Pills seized in search of Jackson mansion
Bags of pills and other medicines were seized from Michael Jackson's rented mansion yesterday as his personal physician continued to insist that the singer had not taken an overdose.
Dr Conrad Murray's lawyer Edward Chernoff said his client was "ruling out" an overdose as cause of death based on what he knew of Jackson's final hours.
But speculation over the role of medication in the singer's demise was further fuelled after coroners investigating the death were seen removing two bags of pharmaceutical drugs from Jackson's home.
Assistant chief coroner Ed Winter said the substances were being seized following information from the police investigation and questions raised by the coroner's office.
But he declined to say what the drugs were or the quantities involved.
Mr Chernoff told CNN that his client believed that Jackson's death was not the result of medication.
"From what we know we are ruling out an overdose," he said.
Asked if it was possible that Jackson could have taken drugs not prescribed by the doctor, Mr Chernoff replied: "I suppose it is possible, but Dr Murray was there that night and he did not see him take Demerol or OxyContin or any other pills that would have cased these problems."
A full toxicology report from the coroner's examination is weeks away from being returned. Meanwhile the family of the dead pop star is continuing to wait for the results of a second private post mortem they ordered themselves.
Joe Jackson, the singer's father, said he was waiting to find out what happened to his son before announcing details of his funeral.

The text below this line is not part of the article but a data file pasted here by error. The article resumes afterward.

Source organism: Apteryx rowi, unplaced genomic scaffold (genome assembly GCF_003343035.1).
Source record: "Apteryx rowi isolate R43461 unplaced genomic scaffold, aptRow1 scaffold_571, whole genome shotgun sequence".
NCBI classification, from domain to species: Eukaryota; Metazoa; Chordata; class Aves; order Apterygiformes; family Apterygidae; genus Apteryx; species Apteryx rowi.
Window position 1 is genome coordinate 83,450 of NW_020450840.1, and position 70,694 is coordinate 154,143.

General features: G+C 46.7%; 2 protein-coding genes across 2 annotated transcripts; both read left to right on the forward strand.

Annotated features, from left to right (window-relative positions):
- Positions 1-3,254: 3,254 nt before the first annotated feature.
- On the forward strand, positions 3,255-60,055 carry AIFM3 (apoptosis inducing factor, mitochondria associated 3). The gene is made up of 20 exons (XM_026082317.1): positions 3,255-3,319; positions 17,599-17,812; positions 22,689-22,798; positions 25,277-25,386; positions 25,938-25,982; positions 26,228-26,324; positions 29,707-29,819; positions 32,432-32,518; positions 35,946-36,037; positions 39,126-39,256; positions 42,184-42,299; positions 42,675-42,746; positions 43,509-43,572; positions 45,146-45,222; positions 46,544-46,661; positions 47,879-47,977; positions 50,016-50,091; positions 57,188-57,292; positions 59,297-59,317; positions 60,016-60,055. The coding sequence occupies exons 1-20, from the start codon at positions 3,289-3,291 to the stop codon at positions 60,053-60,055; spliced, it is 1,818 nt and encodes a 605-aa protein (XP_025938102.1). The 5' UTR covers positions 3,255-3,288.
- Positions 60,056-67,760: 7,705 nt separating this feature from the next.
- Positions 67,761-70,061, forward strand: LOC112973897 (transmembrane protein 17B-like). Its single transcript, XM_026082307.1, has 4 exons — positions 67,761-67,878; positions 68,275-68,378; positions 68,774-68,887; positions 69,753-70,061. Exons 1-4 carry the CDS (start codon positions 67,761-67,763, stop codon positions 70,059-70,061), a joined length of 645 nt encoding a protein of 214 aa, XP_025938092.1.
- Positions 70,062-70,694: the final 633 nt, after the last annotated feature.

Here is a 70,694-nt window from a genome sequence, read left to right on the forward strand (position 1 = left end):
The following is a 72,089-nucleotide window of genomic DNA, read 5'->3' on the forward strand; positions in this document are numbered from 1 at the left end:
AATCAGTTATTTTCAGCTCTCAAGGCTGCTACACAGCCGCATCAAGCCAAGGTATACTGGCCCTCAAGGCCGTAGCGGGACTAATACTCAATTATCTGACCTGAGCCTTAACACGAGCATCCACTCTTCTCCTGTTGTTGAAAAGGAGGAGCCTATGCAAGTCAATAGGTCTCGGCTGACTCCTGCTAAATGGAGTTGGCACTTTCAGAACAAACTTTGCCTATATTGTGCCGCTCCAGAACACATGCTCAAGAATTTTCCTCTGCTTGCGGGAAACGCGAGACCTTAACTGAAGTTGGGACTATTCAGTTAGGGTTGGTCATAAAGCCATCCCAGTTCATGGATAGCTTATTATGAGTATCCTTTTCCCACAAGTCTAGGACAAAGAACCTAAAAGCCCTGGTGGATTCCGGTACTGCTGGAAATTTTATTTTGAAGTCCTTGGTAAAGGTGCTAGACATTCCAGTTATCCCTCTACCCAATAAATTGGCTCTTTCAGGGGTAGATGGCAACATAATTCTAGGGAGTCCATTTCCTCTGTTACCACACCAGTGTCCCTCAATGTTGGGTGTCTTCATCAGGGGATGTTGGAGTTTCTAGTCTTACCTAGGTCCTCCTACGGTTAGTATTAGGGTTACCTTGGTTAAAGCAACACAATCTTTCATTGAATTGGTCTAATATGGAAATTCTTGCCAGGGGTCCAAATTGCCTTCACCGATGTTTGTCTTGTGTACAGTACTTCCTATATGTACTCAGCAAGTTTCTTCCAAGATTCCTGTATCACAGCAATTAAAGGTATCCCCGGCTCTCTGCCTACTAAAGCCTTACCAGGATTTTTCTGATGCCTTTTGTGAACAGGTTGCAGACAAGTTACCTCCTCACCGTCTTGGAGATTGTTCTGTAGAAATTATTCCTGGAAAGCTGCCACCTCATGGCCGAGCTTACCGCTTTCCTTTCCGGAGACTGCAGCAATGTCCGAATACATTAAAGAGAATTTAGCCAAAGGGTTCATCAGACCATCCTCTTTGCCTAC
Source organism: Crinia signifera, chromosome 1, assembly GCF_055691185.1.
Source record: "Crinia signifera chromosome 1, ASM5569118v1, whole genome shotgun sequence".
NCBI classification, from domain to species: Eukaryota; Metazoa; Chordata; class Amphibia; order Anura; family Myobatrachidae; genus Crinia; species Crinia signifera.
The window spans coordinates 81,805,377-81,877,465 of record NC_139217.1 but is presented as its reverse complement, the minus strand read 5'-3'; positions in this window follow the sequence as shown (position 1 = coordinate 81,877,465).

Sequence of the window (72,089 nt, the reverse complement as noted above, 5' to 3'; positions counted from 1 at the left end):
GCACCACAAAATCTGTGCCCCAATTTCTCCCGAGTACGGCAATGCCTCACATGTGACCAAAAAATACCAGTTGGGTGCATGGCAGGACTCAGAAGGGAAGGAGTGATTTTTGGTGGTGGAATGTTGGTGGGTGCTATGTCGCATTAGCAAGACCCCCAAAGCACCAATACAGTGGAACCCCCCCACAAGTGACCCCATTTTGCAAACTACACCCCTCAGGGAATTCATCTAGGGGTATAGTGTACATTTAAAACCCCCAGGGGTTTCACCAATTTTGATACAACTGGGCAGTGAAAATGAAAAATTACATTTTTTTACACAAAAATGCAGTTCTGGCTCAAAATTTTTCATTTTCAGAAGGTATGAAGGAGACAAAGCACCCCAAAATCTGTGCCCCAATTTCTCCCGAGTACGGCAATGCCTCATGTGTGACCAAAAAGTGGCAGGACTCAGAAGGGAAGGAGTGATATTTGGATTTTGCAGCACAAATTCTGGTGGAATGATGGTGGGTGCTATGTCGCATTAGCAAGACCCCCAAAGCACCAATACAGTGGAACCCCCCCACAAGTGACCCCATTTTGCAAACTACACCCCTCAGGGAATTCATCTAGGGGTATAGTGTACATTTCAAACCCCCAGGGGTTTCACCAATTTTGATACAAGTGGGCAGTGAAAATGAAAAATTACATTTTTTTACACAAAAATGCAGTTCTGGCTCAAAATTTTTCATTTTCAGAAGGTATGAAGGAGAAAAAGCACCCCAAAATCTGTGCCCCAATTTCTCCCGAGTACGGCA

But Mr Jackson said the funeral will not be closed to the public.
Dr Murray faced further questions yesterday after it emerged that it took up to half an hour for paramedics to be called to the house.
Representatives for the physician said the delay was due to the doctor's unfamiliarity of his location and a lack of land line telephone.
"He didn't know where he was, didn't know the physical address," Matt Alford of the law firm representing Dr Murray said.
He added: "There was no land line, no phone in Jackson's room that would have allowed him to call. It was all happening so fast."
It was only when Dr Murray found the singer's chef who contacted a security guard that emergency assistance was called for.
In further developments yesterday, Michael Jackson's mother won temporary custody of his three children today.
The children - Prince Michael, 12; Paris Michael, 11; and Prince Michael II, 7 - will now stay with the Jackson family at least until a further hearing on August 3.
Katherine Jackson filed papers at the Los Angeles Superior Court.
It was also reported that Mrs Jackson filed a second court action looking to take control of her son's estate.
The Jacksons' lawyer Londell McMillan said the family had not yet heard from Deborah Rowe, the mother of the two elder children. The youngest son was born to a surrogate mother.
The singer's father has stated that looking after the children was the family's "first priority".
It is not known if Ms Rowe intends to contest the petition.
Under Californian law, biological parents are given priority in custodial cases. But a court can rule against them if it is decided that it would be detrimental to the children involved.
Robin Thicke admits he didn't write 'Blurred Lines'music
Review: Cilla, ITV TV
Arts & Ents blogs
- 1 Mario Balotelli: Staff at arson-hit Manchester Dogs' Home convinced Liverpool striker is behind five-figure donation
- 2 Friends 20th anniversary: Alison Jackson photographs reunited cast
- 3 There is literally not a single woman in this iPhone 6 queue
- 4 Hitler’s former food taster reveals the horrors of the Wolf’s Lair
- 5 Scottish independence: Tory revolt against 'devo max' grows as Rail Minister Claire Perry joins
Daniele Watts: Django Unchained actress detained by Los Angeles police after being mistaken for a prostitute
Scottish independence referendum: A nation divided against itself
Scottish independence: David Cameron is becoming the 'George Bush of Britain'
Russia freezes Ukraine into submission: Kiev admits country doesn't have enough fuel for winter
Scottish independence: The Queen breaks silence on referendum debate – as think tank warns of £14bn black hole if Scotland votes Yes
Archbishop of Canterbury admits doubts about existence of God